Friday, January 30, 2009

Derrick's Trigger Frenzy Part 2

Continuing with my so-called "rocker arm"...

I took it to the bench grinder and got it closer to size. I use a beat-up wheel when grinding aluminum. (Editors Note: It is dangerous to let a grinding wheel load up with aluminum! The aluminum can expand and crack the wheel. Dress the wheel frequently and often stick lube will help prevent the loading.)

Some files and a few minutes really got the shape dialed in.

Sanded the sear contact hump at the rear.

Eyeballed the trigger pivot hole. Needs to be drilled to 0.125". The 100% correct exact hole location is not that important. At this point, I also thinned the piece to 0.163" to nail the width. The soft aluminum really doesn't put up much of a fight.

Drilled the pivot hole just undersized. I'll later take it to the 0.125" with a reamer.

This is where Nick would show you an edge finder. I don't/can't work nearly as precisely as he can/does. I took a caliper and measured the width of the rocker arm. Divided by 2 and dialed the caliper down to that number. Set one jaw against the edge of the piece and slid it down the center, scoring a fine mark. (remember, the piece is just aluminum) Put the caliper on the other side of the piece and repeated. If I'd mis-measured or mis-adjusted the caliper, I would have gotten 2 lines very close to each other and the true center would be halfway between the two. In this case, it retraced the first line. Nice! Drilled a blind hole 2.5mm for the trigger blade's pivot bolt. Why 2.5mm? Soon.

Here's that grooved strip of brass from part uno. Cut more or less to final size.

Clamped it up in the vise with a piece of smooth steel against the face to help prevent gouges. There's some machinisty term for this. A "packing block" maybe? I should just get better vise.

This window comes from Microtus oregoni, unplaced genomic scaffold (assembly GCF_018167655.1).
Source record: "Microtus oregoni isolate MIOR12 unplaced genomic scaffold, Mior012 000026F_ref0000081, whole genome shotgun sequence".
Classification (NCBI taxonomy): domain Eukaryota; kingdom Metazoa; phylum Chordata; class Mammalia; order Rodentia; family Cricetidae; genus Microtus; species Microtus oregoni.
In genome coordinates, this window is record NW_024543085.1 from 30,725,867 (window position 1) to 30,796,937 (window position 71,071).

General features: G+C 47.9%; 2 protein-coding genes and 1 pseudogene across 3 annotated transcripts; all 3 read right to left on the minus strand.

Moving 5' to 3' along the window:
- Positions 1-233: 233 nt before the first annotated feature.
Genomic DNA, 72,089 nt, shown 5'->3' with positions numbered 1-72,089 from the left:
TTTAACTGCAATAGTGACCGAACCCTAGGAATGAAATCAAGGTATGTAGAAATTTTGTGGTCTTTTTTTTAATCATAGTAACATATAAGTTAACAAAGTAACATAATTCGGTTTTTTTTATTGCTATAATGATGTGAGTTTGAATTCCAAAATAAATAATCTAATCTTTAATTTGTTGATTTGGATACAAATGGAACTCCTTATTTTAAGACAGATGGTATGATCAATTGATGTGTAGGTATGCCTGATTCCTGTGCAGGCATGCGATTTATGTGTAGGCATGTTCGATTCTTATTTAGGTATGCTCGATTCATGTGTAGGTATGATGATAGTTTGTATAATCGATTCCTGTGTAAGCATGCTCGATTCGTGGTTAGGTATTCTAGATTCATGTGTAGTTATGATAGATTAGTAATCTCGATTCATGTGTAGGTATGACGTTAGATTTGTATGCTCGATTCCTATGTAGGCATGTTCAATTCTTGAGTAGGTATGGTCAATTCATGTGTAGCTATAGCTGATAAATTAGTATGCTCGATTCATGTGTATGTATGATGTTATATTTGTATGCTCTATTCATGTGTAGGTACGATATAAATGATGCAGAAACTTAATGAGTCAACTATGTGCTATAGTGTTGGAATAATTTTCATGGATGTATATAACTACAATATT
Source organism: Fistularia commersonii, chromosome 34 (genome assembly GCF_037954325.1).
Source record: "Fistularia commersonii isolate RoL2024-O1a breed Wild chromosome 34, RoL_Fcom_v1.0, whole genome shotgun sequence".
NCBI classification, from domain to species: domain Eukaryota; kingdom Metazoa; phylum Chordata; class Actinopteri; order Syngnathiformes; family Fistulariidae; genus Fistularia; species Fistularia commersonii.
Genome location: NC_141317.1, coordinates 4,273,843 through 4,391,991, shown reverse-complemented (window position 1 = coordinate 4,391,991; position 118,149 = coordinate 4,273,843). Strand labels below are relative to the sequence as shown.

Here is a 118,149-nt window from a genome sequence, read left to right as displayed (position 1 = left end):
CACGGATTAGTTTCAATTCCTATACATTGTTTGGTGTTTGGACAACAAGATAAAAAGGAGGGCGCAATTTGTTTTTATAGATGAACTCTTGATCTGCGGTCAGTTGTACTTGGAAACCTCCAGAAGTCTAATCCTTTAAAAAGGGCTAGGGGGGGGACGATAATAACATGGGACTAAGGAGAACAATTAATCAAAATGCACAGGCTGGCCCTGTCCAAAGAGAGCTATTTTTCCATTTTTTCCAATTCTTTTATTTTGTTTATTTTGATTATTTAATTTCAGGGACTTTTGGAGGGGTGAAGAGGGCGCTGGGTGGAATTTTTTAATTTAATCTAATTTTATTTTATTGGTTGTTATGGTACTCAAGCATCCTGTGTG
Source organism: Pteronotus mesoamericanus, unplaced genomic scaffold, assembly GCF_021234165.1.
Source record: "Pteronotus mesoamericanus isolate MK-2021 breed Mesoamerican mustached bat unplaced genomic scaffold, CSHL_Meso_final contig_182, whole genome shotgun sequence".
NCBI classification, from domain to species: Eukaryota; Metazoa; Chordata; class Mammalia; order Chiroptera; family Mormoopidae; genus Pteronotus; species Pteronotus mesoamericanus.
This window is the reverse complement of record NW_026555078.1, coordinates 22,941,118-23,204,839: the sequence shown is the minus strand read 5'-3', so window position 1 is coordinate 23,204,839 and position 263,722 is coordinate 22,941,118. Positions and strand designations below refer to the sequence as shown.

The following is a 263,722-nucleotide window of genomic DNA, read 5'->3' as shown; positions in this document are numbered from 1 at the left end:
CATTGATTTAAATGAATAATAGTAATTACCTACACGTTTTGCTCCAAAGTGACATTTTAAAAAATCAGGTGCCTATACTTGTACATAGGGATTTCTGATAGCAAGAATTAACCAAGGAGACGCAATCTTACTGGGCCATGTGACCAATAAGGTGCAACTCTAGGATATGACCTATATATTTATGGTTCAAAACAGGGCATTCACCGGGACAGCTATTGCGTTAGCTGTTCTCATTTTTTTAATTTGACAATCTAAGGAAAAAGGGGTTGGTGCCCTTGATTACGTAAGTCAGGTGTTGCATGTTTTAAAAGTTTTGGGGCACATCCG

Bent it by hand, by eye, by sheer strength of will. Hey, it's just brass. Chuck Norris could do it by just squinting.

Maybe a bit more.

Bent and flipped. This is the back of the trigger blade.

Used the caliper to find the center. This is just so not critical. Should've, could've, just eyeballed it.

All the precision measurement and I hand file it with a round file to fit against that brass 3/16" tube. See what I mean?

I cut the brass tube down and faced both ends. Forgot to write down the length.

About here, I tapped the aluminum rocker arm with a M3 x 0.5mm plug tap to start, then finished with a bottoming tap. A plug tap is tapered at the tip to start the cut and acts as a guide. The bottoming tap then lets you run full thread to the bottom of a blind hole. When tapping a hole, it's important to first drill the hole to the proper size for a given thread size. A cool feature of metric thread is the ease of calculating the drill size to use for the tap. Take the thread diameter you want to cut--in this case a 3 mm and SUBTRACT the pitch : 0.5mm. So, drill the tap hole to 2.5mm. Neat! If you wanted to tap a M6 x 1.0mm thread, it's 6mm minus 1 so you'd drill with a 5mm bit or the equivalent.

As an aside, imperial threading typically gives a diameter and pitch--in number of threads per inch. IE: 1/4"-20 means that the threading is nominally 1/4" in diameter and there are 20 threads per inch. Metric thread is given as diameter (typically in millimeters) and the "pitch" is how far apart the threads peaks are to each other. The smaller the number, the finer the thread. M10 x 1.0m means it's 10mm diameter with each thread 1 mm apart. A M3 x 0.5mm is a 3mm diameter with the threads each 0.5mm apart.

OK, back to the trigger. Cleaned, fluxed. positioned.

My $8 micro torch to the rescue again!

Soldered. No overflow.

Back to the buffer.

I did some fine shaping with a file here and there to break edges and give it some taper at the top and bottom. Blended it all together on the buffer. Safety note: Try to use the bottom half of the buffing wheel. The work piece is less likely to be grabbed and thrown across the room.

Installed on a Crosman 2300.

There's that hand filing on the trigger blade. Lots of polishing. The M3 screw head contacts the trigger stop. The trigger stop works just as it should. There was some slight resizing of the brass tube along the way to make that happen. Because that's what test fits are for.

Trigger blade is turned about 10 degrees to the right. A huge difference in trigger feel.


JD said...

Hi there! Great job!
I've been reading you for quite a while. You do some awesome tuning!I've never been commenting but this one has great looks!

greetings from Greece!


derrick38 said...

Thank you for your kind words. And greetings to our new friend in Greece!